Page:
The male sterility (MS) in plants is the condition where the male reproductive organ, anthers, loses its ability to dehisce and produce viable pollen and thus encourages the allogamous nature of reproduction. This is crucial breeding tools to harness heterosis that exclude additional efforts of emasculation which is cumbersome process. In plants, male sterility is conditioned either by mitochondrial or nucleus genome or in associations. The male sterility in plant was first observed by Joseph Gottlieb Kolreuter in 1763 and later it was reported in >610 plant species. In rice, it was reported by Sampath and Mohanty [4] at ICAR-NRRI (formerly CRRI), Cuttack by studying the differences in male fertility in indica/japonica reciprocal crosses. The male sterility in plant is found to be determined by several biological as well as environmental factors. In rice, it is conditioned either by cytoplasmic genes in association with nuclear genes (CMS) or nuclear genes alone (GMS) which cause abnormal development in sporogenous tissue (either sporophytic or gametophytic tissue). The sporophytic male sterility is governed by genetic constitutions of sporogenous tissues like tapetal and meiocytes which creates improper nourishing to developing microspores and cause pollen abortion, whereas in gametophytic male sterility, microspore and pollen development get affected. Sporophytic male sterility is quite useful in hybrid rice breeding as it gets fertile in heterozygous state and encourages complete fertility in resulting hybrids. To date, several types of male sterile system, viz., cytoplasmic male sterile (CMS), environment sensitive male sterile (GMS), viz., thermo-sensitive genetic male sterility (TGMS), photo-sensitive genetic male sterility (PGMS) and reverse photo-sensitive genetic male sterility (rPGMS), etc. have been identified and substantially being utilized in hybrid development (Table 1).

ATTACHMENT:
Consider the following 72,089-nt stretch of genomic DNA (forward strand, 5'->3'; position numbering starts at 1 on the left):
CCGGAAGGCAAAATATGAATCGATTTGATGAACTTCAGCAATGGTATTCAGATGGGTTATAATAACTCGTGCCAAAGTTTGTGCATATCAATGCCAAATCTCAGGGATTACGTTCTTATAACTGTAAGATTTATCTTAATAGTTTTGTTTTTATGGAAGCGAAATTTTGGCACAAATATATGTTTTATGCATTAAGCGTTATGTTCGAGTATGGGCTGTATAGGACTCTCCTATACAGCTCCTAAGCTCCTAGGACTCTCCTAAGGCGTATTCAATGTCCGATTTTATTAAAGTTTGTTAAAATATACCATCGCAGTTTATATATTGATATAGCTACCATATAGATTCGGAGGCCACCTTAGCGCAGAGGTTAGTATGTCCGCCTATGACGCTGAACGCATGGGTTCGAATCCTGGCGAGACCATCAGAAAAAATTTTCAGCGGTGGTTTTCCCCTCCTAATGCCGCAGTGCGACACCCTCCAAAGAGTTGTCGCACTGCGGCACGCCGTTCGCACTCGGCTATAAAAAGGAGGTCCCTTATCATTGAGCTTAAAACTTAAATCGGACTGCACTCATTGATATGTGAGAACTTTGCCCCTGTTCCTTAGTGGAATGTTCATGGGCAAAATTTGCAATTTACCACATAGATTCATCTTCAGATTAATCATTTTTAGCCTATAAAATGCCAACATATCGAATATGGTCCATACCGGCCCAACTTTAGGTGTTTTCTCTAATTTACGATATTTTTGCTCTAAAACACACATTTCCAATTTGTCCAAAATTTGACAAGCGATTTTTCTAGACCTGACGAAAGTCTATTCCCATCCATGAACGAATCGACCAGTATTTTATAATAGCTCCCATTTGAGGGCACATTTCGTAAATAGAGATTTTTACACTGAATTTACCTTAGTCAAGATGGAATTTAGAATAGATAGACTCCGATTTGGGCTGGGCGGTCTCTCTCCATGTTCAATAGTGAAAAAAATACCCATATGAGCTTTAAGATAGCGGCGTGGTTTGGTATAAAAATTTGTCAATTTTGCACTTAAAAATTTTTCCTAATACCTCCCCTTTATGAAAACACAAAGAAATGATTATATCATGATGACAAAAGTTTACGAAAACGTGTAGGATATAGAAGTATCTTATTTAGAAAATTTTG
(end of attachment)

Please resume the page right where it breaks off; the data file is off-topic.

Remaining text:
CMS groupAssociated ORFProteinCytoplasm sourceRepresentative CMS-line
1. Cytoplasmic male sterile line
a. BT-CMS and their lineage
BT-CMS (G)B-atp6-orf79Membrane proteinChinsurah Boro II/Taichong 65Liming A, Xu 9201A
LD-CMS (G)UKUKLead Rice (Burmese indica variety) × Fujisaka 5 (japonica variety)Fujisaka 5A
Dian1-CMS (G)UKUKYunnan high altitude landrace rice (indica) cytoplasmYongjing2A, Ning67A
HL-CMS (G)atp6-orfH79Membrane proteinRed-awned wild rice (Oryza rufipogon) cytoplasmYuetai A, Luohong 3A4
b. WA-CMS and their lineage
WA-CMS (S)rpl5-WA352Membrane proteinWild abortive rice (Oryza rufipogon) cytoplasmZhenshan97 A, V20A, IR58025A, CRMS31A, etc.
Kalinga-I-CMS (S)UKUKKalinga-I (indica) cytoplasmCRMS 32A
D-CMS (S)UKUKIndica rice Dissi D52/37D-Shan A, D62A
DA-CMS (S)UKUKDwarf abortive rice (Oryza rufipogon) cytoplasmXieqingzao A
GA-CMS (S)UKUKGambiaca (indica) cytoplasmGang 46A
ID-CMS (S)UKUKIndonesia paddy rice (indica) cytoplasmII 32A, You1A
K-CMS (S)UKUKK52(japonica) cytoplasmK-17A
CMS-RT102 (S)rpl5-orf352Membrane proteinOryza rufipogon, W1125RT102A
CMS-RT98A (G)orf113-atp4-cox3Membrane proteinOryza rufipogon Griff, W1109RT98A